The theme of compassion echoes throughout today’s readings. Jeremiah is announcing the return of the exiles and the restoration of Israel which shows us the close relationship God has with the people. The distress of the people has touched the heart of God and God reaches out in compassion to alleviate it. Jeremiah urges us to shout with joy and praise for God is here to console and guide us.

However, fulfillment of the prophecy reaches beyond the purely historical. What Jeremiah announces, Jesus fulfills in the Gospel. The spirit of the prophetic announcement as well as the messianic fulfillment lies in humble compassion, the qualifying characteristic of the true high priest in the second reading which comes to life in Jesus’ encounter with the blind beggar.

“Take heart, get up, Jesus is calling you.” How do these words spoken to the blind beggar resonate with you after spending these past two days together in contemplative dialogue? We have probed what it means to be mystics on the move and a prophetic people. Now we go forth from this place as living witnesses to what we have experienced here.

Notice that the blind beggar was sitting by the roadside – on the sidelines or perhaps in the gutter where everything that is not wanted in the road ends up. He represents the marginalized and he was waiting. I like to think that this place by the roadside provided the blind beggar with the opportunity for contemplation as he nurtured his hope of seeing again. When he heard the confusion, he realized that the moment for which he had been waiting had arrived. Jesus was passing his road and he was ready to enter more deeply into the heart of Jesus.

However, the crowd was stern and scolded him telling him to keep quiet. But he shouted all the louder. With passion in his heart, he could not keep quiet. What is the passion in your heart that will not let you keep quiet?

In our time together these two days, we have endorsed breaking the cycle of poverty and violence, especially as it affects women and immigrants through education, advocacy and collaboration. The ribbons on the banner state our commitment to embracing eco-feminist spiritualities as we stand in wonder and awe seeking to see all things in God and God in all things.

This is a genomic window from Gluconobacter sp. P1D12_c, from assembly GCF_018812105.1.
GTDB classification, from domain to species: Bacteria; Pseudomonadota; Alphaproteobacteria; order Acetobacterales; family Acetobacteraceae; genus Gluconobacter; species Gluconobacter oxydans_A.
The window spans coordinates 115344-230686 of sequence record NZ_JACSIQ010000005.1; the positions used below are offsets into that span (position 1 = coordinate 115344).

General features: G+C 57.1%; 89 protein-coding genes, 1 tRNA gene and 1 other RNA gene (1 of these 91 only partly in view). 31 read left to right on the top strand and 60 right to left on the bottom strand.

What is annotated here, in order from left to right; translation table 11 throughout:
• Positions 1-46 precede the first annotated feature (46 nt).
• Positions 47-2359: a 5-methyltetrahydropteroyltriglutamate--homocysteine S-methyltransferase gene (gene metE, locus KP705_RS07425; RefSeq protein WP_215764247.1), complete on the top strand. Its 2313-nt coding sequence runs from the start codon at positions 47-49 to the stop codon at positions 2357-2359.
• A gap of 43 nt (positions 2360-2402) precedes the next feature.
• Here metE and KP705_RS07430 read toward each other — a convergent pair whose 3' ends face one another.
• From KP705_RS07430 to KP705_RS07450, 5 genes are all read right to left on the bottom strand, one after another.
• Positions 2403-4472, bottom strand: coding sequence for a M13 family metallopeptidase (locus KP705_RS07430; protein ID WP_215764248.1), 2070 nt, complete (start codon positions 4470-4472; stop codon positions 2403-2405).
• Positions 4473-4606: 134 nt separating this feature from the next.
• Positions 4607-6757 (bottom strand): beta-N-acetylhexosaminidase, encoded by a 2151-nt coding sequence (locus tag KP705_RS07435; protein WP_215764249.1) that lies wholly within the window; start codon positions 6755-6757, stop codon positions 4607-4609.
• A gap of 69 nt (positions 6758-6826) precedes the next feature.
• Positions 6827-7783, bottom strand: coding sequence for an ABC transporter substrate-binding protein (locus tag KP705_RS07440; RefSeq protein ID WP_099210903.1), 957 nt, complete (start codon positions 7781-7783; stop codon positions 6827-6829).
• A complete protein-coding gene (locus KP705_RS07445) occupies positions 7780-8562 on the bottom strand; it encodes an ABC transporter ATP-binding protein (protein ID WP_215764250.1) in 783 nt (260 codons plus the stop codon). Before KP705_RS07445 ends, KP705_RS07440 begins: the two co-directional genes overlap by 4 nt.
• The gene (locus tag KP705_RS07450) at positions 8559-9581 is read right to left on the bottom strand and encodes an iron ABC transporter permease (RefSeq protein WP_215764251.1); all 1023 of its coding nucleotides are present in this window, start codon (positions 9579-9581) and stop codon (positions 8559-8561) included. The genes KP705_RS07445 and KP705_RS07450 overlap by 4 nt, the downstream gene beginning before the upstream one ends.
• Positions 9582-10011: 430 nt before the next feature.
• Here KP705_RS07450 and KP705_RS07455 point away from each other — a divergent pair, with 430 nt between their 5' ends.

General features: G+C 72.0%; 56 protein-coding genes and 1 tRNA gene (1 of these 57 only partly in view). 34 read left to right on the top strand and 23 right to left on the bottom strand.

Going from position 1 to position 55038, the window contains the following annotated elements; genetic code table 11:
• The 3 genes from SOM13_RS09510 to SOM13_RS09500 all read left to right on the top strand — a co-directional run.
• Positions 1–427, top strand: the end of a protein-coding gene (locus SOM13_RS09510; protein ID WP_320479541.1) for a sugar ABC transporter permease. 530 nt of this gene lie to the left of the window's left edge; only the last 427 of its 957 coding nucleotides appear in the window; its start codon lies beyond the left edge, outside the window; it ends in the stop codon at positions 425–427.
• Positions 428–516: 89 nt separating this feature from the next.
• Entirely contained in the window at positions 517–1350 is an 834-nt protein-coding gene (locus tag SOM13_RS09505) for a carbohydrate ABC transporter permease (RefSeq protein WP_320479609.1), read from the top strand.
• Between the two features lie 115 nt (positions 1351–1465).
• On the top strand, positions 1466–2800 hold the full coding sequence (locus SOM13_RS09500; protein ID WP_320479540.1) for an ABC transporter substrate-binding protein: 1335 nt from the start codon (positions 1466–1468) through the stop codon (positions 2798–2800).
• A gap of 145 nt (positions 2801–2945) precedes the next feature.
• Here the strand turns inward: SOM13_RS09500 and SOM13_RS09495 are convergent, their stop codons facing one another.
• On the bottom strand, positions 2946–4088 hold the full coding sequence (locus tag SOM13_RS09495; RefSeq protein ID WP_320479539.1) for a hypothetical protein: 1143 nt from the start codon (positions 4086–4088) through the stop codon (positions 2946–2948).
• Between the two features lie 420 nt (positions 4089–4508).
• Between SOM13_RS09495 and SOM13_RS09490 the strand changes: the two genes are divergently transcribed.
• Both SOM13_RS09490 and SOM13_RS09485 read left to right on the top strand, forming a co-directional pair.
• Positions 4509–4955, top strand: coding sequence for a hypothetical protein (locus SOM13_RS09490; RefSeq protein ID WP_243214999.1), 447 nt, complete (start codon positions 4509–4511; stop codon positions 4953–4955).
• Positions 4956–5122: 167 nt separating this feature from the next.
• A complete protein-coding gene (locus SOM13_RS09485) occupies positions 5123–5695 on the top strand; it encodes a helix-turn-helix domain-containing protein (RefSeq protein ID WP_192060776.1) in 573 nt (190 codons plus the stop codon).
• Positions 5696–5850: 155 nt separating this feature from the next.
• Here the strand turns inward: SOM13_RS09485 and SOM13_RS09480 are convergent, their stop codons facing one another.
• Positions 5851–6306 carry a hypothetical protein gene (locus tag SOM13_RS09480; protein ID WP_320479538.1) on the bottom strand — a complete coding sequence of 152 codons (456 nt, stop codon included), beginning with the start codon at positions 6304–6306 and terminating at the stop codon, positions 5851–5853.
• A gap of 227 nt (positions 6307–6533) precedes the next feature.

As Jesus heard the blind beggar shouting, He stood still, entering into the contemplative moment and said, “Call him here.” Jesus then asks what he wants. Reluctantly the circle opened up and the people acknowledged that Jesus was calling the blind beggar. How will we open our circle? Move out of our comfort? Be willing to move, to form new communities in response to the call to be prophetic. Where will we go that others either cannot or will not go? If Catherine and Emerentiana were here what would their prophetic voices cry out?

Jesus then asked the beggar, “What do you want me to do for you?” The beggar replied, “My teacher, let me see again.” Jesus then acts out of compassion. Kindliness and respect surround the healing of the blind Bartimeaus. What do we want Jesus to help us see again or perhaps for the first time? To see suddenly like the beggar did must have been a terrific experience. As we enter into deeper contemplation, what will we suddenly see that unsettles us and causes us to change? After healing the blind beggar, Jesus tells him, “Go, your faith has made you well.” Bartimaeus was a mystic on the move – both when as he sat by the wayside and as he followed Jesus sharing what happened in his encounter.

Will we have the courage to speak and act for justice as we seek to bring God’s voice to our world and Church? How will be enter into contemplative dialogue in our response to the Apostolic Visitation as we share our lived experience of what we have written in our Constitutions? How will we continue to come together and share our faith and our prophetic voice? Or will we go home to life as usual?

I find myself challenged by our time together to be more open to God working in me and in the members of the Province as the prophetic voices arise among us. I want to enter into contemplative stillness into the heart of God leading me into contemplative living. I want to move out of my own comfort zone and to be a greater risk taker. I want to be like the sand crab digging away at whatever may be keeping me from being open. I want to live in gratitude as Jesus passes my way asking, “What do you want me to do for you?”

It is my hope that each of us individually and as a Province will be different because of what we have experienced together this weekend. The mystic on the move on our beautiful banner is carrying a sack. The poet Rumi invites to “… fill our sacks with the sacred.” What is in your sack as you leave this place?

Judy Raley, SCN
Liturgy for Province Gathering
October 24, 2009

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